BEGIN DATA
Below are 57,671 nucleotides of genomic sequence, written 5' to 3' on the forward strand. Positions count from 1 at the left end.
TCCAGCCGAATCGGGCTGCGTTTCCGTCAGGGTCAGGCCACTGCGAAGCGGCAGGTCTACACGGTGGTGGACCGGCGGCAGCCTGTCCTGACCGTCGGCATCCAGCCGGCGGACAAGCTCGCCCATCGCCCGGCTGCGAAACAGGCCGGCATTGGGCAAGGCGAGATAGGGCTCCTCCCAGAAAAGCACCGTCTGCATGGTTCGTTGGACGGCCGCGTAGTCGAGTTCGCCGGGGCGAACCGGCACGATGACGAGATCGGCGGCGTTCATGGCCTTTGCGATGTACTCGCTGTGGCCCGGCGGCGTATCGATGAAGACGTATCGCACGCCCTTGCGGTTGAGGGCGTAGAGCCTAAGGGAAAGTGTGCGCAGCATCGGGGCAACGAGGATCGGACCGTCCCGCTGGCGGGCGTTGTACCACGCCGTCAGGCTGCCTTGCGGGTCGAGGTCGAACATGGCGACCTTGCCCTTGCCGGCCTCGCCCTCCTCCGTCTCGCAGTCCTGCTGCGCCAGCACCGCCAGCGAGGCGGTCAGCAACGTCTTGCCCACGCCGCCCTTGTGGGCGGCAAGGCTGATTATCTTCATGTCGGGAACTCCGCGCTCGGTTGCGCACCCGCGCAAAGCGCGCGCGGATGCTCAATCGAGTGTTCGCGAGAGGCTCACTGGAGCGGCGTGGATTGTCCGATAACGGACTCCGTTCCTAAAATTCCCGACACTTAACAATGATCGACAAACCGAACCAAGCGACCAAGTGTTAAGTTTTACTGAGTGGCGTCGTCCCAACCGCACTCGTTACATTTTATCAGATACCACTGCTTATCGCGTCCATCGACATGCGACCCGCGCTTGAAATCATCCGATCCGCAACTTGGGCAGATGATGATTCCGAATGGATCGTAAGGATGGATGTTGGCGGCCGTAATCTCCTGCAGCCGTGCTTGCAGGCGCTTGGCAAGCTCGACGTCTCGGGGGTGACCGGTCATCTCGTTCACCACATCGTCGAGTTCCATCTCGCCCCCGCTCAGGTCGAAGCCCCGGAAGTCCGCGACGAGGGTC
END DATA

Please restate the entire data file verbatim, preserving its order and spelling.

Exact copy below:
Below are 57,671 nucleotides of genomic sequence, written 5' to 3' on the forward strand. Positions count from 1 at the left end.
TCCAGCCGAATCGGGCTGCGTTTCCGTCAGGGTCAGGCCACTGCGAAGCGGCAGGTCTACACGGTGGTGGACCGGCGGCAGCCTGTCCTGACCGTCGGCATCCAGCCGGCGGACAAGCTCGCCCATCGCCCGGCTGCGAAACAGGCCGGCATTGGGCAAGGCGAGATAGGGCTCCTCCCAGAAAAGCACCGTCTGCATGGTTCGTTGGACGGCCGCGTAGTCGAGTTCGCCGGGGCGAACCGGCACGATGACGAGATCGGCGGCGTTCATGGCCTTTGCGATGTACTCGCTGTGGCCCGGCGGCGTATCGATGAAGACGTATCGCACGCCCTTGCGGTTGAGGGCGTAGAGCCTAAGGGAAAGTGTGCGCAGCATCGGGGCAACGAGGATCGGACCGTCCCGCTGGCGGGCGTTGTACCACGCCGTCAGGCTGCCTTGCGGGTCGAGGTCGAACATGGCGACCTTGCCCTTGCCGGCCTCGCCCTCCTCCGTCTCGCAGTCCTGCTGCGCCAGCACCGCCAGCGAGGCGGTCAGCAACGTCTTGCCCACGCCGCCCTTGTGGGCGGCAAGGCTGATTATCTTCATGTCGGGAACTCCGCGCTCGGTTGCGCACCCGCGCAAAGCGCGCGCGGATGCTCAATCGAGTGTTCGCGAGAGGCTCACTGGAGCGGCGTGGATTGTCCGATAACGGACTCCGTTCCTAAAATTCCCGACACTTAACAATGATCGACAAACCGAACCAAGCGACCAAGTGTTAAGTTTTACTGAGTGGCGTCGTCCCAACCGCACTCGTTACATTTTATCAGATACCACTGCTTATCGCGTCCATCGACATGCGACCCGCGCTTGAAATCATCCGATCCGCAACTTGGGCAGATGATGATTCCGAATGGATCGTAAGGATGGATGTTGGCGGCCGTAATCTCCTGCAGCCGTGCTTGCAGGCGCTTGGCAAGCTCGACGTCTCGGGGGTGACCGGTCATCTCGTTCACCACATCGTCGAGTTCCATCTCGCCCCCGCTCAGGTCGAAGCCCCGGAAGTCCGCGACGAGGGTC